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They call it "The City of a Hundred Rows". The ancient city of Thaiburley is a vast, multi-tiered metropolis. The poor live in the City Below, and demons are said to dwell in the Upper Heights.
Having witnessed a murder in a part of the city he should never have been in, street thief Tom has to run for his life. Down through the vast city he is pursued by sky-bourne assassins, Kite Guards, and agents of a darker force intent on destabilising the whole city.
His only ally is Kat, a renegade like him, but she has secrets of her own...
It's not too often I come across something totally new, and in the 'fantasy' genre as well, that can grab me in the same way as one of my perennial 'sci-fi' favourites. This offering from Ian Whates was one such 'new favourite' in the making I suspect.
The story starts of slightly vague, drawing the reader into the story 'just until you understand why...' by which time, of course, you are hooked. Tom is a wonderful character, with abilities beyond the norm for a 'street-nick' like him from the lowest levels of the City Below - though not, as it transpires, much more than purely commonplace for those of the higher reaches of Thaiburly, such as the Arkademics and Masters. As the book progresses, Tom begins to trust in his abilities, and use them effectively instead of haphazardly, and from this begins to realise his importance in the complicated dance of destruction going on around him.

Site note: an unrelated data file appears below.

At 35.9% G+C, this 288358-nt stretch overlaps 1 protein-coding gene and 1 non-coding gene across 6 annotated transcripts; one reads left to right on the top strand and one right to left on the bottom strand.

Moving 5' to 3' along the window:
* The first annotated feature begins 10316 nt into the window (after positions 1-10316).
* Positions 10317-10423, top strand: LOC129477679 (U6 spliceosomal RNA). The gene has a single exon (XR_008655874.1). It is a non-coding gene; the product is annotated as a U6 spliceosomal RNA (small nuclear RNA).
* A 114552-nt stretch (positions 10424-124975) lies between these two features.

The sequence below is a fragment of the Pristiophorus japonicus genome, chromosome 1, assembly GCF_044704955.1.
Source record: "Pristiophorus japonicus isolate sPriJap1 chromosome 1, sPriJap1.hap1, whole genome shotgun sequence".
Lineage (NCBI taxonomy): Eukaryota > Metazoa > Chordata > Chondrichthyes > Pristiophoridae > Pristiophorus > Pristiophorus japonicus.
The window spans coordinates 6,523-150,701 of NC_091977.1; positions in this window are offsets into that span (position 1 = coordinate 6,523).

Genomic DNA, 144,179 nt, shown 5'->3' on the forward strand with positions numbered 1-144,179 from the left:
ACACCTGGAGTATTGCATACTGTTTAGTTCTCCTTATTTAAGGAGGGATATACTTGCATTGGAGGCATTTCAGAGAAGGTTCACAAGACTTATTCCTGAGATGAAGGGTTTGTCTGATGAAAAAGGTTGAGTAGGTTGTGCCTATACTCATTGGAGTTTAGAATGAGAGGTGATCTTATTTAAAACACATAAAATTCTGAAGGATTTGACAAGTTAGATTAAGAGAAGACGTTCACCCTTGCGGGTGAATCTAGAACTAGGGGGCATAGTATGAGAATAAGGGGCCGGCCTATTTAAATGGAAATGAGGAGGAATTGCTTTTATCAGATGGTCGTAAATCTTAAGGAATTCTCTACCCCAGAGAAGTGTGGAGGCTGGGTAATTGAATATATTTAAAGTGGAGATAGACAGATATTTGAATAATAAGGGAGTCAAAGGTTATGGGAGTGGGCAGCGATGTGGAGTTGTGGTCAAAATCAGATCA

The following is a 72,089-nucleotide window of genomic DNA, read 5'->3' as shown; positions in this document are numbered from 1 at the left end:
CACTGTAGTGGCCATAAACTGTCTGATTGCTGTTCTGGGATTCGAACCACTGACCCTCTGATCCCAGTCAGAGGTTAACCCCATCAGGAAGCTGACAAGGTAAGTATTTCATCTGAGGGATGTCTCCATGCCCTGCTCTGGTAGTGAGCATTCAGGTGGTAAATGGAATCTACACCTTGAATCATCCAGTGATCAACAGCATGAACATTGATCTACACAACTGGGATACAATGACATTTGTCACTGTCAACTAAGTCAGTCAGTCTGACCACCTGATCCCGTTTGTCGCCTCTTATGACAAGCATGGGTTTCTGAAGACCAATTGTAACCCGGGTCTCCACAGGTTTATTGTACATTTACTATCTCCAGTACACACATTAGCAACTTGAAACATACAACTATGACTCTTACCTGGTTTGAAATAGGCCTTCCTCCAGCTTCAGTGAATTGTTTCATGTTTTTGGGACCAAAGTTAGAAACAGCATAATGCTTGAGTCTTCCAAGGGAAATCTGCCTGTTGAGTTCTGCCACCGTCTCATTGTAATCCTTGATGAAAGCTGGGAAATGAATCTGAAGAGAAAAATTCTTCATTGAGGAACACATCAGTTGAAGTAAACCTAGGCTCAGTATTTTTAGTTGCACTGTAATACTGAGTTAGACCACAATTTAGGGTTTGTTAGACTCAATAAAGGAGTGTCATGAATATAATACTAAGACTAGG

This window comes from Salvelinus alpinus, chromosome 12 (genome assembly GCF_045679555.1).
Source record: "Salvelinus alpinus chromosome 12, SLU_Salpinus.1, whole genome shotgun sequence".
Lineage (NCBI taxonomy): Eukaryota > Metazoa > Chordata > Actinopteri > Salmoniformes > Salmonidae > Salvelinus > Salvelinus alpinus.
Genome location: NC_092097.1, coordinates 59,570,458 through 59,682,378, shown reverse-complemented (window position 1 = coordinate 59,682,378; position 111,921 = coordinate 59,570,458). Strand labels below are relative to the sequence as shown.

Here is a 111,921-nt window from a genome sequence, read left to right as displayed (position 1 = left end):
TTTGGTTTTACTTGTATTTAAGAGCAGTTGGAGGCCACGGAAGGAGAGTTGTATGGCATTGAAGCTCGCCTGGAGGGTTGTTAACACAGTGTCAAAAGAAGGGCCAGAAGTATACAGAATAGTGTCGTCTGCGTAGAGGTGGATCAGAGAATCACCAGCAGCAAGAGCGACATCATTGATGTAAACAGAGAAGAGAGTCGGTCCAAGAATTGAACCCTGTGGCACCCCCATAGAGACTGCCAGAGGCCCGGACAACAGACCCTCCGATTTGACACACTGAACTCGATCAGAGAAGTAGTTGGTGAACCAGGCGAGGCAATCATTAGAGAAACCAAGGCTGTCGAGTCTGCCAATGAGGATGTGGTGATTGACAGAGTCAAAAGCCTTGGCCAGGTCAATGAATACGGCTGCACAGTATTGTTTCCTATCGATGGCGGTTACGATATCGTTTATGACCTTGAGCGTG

Kat has secrets of her own, darker more bloody secrets, which get revealed as the plot progresses... despite the depths of her that get revealed, I have to wonder how big a part she's going to play in the ongoing saga.
Overall, this gives me the same feeling I got when I started to read the Mortal Engines series: Something big in the making, and this is just the quiet beginnings. The 'supernatural' aspect is well played, with it being integrated as a function of the city itself, rather than some form of supernatural, external power... the twists and interconnected plots are amazingly well done and though predictable at first, soon devolve into a far simpler, but far less predictable web of doublecross and deceit. An auspicious start to something that shows all the hallmarks of an astounding series in the making.
Random listing from 'Books'...
Growing up in war-torn Sierra Leone, Michaela DePrince witnesses atrocities that no child ever should. Her father is killed by rebels and her mother dies of famine. Sent to an orphanage, Michaela is mistreated because of her skin condition, vitiligo.
But there is hope: the Harmattan wind blows a magazine through the orphanage gates. Michaela picks it up and sees a beautiful image of a young woman dancing. One day, she thinks, I want ... more...
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"There's more to a person than the things they have done"
from 'Eastenders' TV show.